Jewelry photography is one of the most difficult technical photographic skills out there. Even after you get a handle on the lighting and setup, that is only 30% of the process. More than likely you’ll have to do focus stacking to get the maximum sharpness for an image, and that can be after using a tilt-shift lens. After getting all the photographs taken, there’s still 50% of the job to be done in post-processing to get the image even close to what a client wants.
Take for example the ring in the upper right hand image. It is 60 years old and has seen a lot of use. The piece is very dear to the client and they wanted the best image possible within a budget.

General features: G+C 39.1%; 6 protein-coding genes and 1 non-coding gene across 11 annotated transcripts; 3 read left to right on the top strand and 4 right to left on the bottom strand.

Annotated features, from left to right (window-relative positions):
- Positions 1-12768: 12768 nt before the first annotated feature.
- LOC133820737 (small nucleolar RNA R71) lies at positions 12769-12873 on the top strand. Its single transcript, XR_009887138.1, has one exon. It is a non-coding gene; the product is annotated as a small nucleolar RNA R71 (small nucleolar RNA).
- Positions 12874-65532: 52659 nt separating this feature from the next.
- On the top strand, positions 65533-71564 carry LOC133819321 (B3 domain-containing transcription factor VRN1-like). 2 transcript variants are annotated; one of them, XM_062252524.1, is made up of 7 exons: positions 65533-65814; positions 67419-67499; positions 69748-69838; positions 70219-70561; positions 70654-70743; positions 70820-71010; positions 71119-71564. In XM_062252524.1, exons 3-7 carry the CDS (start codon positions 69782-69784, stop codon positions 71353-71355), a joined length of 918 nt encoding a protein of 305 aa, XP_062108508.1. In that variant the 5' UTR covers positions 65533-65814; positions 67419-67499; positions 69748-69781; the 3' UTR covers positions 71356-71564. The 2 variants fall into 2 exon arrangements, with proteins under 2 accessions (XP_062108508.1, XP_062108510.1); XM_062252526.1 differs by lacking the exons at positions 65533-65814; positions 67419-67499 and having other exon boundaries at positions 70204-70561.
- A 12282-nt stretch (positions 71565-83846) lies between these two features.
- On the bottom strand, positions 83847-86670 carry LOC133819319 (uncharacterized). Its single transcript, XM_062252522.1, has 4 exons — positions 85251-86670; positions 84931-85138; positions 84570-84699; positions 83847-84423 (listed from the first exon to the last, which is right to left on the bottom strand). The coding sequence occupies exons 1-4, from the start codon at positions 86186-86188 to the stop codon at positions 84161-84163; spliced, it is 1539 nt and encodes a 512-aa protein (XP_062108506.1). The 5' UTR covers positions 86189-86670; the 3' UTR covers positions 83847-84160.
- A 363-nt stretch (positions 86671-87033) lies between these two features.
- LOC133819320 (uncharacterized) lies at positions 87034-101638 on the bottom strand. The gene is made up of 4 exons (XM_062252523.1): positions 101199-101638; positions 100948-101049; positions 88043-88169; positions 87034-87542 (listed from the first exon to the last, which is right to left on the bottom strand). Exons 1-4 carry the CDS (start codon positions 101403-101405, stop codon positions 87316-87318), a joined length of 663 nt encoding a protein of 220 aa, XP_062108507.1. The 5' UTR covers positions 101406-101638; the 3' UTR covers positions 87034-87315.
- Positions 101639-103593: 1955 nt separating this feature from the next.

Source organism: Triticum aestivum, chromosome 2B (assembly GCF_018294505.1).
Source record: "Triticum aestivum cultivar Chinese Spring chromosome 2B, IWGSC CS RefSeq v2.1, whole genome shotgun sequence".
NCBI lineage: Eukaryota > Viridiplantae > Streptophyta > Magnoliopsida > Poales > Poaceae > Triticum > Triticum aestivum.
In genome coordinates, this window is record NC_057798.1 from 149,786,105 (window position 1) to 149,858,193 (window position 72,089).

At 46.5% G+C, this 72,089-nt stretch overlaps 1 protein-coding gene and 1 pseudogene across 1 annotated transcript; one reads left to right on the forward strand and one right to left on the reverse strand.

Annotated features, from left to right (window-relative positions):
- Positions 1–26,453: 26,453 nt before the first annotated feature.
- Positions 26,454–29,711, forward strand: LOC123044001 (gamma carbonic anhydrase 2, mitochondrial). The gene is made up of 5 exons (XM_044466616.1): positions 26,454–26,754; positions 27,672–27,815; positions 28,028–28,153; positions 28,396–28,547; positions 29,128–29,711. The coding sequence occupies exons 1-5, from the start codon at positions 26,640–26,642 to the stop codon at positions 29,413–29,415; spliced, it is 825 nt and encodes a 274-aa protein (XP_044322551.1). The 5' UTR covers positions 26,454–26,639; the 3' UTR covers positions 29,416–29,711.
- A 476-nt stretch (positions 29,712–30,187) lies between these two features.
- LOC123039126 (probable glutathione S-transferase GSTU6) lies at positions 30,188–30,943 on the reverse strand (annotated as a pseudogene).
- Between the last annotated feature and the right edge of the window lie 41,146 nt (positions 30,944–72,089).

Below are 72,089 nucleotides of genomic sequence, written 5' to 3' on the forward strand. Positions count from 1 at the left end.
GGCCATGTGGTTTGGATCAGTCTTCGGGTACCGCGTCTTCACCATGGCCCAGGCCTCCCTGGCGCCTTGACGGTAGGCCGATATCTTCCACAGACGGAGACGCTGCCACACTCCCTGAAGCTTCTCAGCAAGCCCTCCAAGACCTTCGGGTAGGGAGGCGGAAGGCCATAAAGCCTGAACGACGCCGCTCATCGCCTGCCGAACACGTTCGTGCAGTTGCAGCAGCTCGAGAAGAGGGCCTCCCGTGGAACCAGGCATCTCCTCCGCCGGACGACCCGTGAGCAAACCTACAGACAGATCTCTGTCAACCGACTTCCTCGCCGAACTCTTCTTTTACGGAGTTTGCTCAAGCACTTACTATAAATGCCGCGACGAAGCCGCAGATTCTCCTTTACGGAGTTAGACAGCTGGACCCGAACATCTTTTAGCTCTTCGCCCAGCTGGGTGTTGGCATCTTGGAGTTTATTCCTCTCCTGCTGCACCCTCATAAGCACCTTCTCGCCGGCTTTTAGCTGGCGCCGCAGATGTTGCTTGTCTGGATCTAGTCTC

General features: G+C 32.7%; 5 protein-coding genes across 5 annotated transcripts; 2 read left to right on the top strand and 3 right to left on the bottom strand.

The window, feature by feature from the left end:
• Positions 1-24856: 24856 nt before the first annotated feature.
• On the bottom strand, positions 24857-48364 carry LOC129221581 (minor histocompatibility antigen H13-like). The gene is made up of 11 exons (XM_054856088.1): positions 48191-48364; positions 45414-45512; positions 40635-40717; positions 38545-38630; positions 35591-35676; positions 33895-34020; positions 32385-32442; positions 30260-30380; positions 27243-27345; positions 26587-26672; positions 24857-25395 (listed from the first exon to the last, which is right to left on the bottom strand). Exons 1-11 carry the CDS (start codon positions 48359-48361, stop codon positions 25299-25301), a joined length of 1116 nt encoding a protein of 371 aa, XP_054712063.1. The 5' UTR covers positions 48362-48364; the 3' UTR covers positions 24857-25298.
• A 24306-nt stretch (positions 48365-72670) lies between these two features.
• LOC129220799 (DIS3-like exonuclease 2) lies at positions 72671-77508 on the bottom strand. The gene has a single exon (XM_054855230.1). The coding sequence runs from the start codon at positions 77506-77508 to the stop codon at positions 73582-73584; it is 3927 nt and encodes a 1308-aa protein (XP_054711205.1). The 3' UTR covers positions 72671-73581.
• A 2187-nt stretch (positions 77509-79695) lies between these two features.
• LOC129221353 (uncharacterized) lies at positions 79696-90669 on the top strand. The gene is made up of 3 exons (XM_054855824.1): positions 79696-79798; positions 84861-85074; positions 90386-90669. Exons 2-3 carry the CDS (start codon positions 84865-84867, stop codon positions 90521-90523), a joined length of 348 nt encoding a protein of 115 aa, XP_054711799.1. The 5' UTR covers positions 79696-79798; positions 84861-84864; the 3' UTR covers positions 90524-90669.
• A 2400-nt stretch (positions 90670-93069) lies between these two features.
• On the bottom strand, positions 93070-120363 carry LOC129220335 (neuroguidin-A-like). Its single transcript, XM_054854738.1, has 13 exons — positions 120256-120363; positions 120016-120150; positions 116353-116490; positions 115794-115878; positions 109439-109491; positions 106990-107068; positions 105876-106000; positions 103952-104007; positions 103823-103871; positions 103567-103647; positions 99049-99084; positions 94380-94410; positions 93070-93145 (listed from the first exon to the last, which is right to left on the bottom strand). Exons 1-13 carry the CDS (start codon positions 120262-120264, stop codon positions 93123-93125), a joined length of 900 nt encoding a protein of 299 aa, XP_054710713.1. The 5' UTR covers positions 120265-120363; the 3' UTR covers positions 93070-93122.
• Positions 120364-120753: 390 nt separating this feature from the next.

This was a tall order, as the rhodium plating has worn off in many spots and the casting of the ring shows a lot of pores. Getting the look just right for their use takes quite a bit of work. The bottom diamond has a big chip in it, the ruby has several inclusions and surface defects. Of course, all of these are invisible when the ring is worn. But when the client needs a photograph for it, all the defects become painfully apparent.
You can see how the image started with in the bottom right picture. The color is off. The depth of field is shallow, the background is not white, on and on. Click on the photo to see a larger version.
Some of the imperfections have been left, as the client did not want to make the ring “too perfect”. Just good enough for their use.